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October 2, 2011 | by  | in Arts Books |
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Confidence Men by Ron Suskind

The vast majority of political non-fiction tends to fall into one of two extremes – staid, utterly dry analysis that excites only the most ardent POLS student, and speculative, populist rubbish that spins the smallest of facts into hype-able bait for the news cycle. This week sees the release of Confidence Men, the latest book by Pulitzer Prize-winning journalist Ron Suskind which promises to “offer a new account of the financial crisis and its aftermath”, and just might manage to hit the sweet spot of readability and credibility.
Confidence Men has generated a huge amount of hype in the U.S. for its focus on the inner machinations of the Obama Administration, and in particular for painting a less than flattering picture of the President’s relationship with his team of economic advisers. Suskind was given extensive access to White House officials, including an interview with Obama himself, and the book has been pitched as very much “an insider’s account”.

There’s no doubt Suskind has a credible reputation; he won a Pulitzer Prize for his work with the Wall Street Journal in 1995, and has previously published several best-selling and critically acclaimed books on the George W. Bush Administration. His integrity is not without blemish, however, and Confidence Men has ignited debate as to the veracity of many of Suskind’s claims. There have been allegations of misquoting, exaggeration, and a plethora of factual errors. The White House has outright denied much of the book, saying it bears no relation to reality.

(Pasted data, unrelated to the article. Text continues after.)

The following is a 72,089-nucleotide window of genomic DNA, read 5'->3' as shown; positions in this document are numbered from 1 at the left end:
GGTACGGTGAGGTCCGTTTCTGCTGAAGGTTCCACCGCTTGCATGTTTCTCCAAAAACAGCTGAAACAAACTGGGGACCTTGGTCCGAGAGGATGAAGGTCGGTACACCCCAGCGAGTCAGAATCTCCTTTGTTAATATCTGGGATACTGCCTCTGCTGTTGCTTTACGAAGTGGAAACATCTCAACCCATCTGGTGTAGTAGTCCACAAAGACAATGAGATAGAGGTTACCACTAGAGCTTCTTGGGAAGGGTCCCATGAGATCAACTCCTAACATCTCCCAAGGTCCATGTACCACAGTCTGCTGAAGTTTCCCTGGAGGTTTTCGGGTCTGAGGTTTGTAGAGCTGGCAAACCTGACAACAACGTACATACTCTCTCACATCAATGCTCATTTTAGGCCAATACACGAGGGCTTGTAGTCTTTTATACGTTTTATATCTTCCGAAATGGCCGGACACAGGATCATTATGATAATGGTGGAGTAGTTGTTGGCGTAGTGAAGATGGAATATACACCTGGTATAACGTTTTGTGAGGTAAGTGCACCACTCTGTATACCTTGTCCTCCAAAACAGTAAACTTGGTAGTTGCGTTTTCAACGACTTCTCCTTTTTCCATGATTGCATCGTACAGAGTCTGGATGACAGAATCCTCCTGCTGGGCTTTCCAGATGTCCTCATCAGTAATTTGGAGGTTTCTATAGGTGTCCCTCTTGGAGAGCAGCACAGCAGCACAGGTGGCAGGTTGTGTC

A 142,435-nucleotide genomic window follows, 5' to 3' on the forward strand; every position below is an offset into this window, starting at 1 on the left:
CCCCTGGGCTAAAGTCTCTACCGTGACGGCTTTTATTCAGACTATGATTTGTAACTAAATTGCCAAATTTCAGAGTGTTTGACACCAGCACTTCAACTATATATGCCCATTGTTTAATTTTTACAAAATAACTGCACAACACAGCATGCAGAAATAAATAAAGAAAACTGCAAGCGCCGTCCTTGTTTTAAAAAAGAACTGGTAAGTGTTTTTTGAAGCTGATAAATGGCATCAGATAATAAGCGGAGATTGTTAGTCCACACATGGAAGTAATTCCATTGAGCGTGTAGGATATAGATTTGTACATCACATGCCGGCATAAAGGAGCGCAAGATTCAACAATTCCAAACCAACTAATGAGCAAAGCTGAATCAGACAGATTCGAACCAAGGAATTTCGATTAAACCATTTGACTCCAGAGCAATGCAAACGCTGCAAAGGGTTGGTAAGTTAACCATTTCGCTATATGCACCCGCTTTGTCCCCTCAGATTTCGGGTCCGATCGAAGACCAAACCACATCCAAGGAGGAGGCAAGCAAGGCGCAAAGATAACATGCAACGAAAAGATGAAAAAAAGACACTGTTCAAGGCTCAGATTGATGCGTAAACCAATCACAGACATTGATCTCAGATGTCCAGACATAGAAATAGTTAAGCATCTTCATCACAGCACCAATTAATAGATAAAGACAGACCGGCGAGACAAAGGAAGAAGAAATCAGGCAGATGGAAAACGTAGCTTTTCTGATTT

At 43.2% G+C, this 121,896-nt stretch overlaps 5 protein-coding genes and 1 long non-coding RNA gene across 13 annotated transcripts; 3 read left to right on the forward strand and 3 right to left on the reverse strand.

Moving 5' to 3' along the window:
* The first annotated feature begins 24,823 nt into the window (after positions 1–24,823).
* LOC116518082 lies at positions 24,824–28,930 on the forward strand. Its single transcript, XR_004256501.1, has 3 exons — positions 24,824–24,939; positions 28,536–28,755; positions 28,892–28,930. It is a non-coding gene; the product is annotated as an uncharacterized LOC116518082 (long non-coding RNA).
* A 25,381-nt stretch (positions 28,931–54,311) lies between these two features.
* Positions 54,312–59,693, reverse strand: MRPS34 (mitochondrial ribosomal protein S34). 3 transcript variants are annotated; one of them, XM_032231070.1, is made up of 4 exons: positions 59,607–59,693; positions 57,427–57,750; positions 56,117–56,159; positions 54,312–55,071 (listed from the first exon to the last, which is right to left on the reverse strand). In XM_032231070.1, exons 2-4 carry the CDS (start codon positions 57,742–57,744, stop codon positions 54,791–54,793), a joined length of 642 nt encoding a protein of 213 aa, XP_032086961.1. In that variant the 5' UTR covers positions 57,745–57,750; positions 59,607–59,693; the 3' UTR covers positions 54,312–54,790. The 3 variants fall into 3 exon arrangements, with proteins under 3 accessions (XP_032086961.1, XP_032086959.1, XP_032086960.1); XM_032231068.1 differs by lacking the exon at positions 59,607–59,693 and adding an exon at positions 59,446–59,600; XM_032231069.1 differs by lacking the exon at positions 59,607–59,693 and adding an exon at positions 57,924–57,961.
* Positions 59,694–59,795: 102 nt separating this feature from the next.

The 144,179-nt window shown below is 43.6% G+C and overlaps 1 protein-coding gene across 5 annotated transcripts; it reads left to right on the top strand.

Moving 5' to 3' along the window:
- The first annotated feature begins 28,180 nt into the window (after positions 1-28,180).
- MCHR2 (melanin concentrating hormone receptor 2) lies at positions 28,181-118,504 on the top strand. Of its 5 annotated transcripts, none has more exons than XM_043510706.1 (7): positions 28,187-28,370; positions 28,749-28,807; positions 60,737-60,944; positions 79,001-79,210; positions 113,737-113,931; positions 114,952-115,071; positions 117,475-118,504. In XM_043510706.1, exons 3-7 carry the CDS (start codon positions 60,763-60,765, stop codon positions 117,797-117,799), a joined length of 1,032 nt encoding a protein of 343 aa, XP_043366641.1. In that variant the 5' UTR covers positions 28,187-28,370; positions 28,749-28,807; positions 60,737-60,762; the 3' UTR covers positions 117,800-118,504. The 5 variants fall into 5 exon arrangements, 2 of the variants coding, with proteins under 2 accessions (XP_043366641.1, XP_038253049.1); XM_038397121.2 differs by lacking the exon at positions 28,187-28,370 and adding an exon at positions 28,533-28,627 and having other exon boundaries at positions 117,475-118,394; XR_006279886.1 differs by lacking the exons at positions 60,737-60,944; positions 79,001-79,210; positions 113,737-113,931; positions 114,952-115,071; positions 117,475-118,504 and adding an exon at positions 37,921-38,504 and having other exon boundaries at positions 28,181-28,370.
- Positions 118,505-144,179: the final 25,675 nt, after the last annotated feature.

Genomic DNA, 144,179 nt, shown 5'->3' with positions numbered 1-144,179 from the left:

Despite the uncertainty as to some of his claims, Confidence Men is based on extensive research and over 700 hours of interviews and Suskind has been widely praised for his egregious and eminently readable prose. For those with even a minor interest in the inner workings of the Obama administration, Confidence Men looks a must-read.

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